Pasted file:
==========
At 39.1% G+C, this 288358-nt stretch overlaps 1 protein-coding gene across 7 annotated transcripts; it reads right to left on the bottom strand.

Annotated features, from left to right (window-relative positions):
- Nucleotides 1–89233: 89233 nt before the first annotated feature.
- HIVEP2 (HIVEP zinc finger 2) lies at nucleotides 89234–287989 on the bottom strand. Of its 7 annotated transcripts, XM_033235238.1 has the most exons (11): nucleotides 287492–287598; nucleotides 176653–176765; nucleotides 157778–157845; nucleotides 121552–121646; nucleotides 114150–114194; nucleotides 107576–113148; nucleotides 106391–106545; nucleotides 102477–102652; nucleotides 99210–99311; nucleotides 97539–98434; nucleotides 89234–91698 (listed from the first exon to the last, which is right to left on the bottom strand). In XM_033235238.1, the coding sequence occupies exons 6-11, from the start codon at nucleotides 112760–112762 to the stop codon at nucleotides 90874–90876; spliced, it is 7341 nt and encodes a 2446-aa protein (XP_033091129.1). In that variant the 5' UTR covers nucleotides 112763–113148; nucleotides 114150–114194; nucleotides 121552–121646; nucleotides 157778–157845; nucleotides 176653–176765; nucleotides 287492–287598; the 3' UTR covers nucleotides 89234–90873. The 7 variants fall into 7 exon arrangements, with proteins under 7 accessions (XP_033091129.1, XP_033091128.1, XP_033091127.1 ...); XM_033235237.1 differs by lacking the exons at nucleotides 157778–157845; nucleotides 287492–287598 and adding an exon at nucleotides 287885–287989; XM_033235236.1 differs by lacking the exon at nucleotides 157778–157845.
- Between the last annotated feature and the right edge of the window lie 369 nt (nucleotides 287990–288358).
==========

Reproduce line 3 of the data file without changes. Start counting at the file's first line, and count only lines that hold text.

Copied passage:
- Nucleotides 1–89233: 89233 nt before the first annotated feature.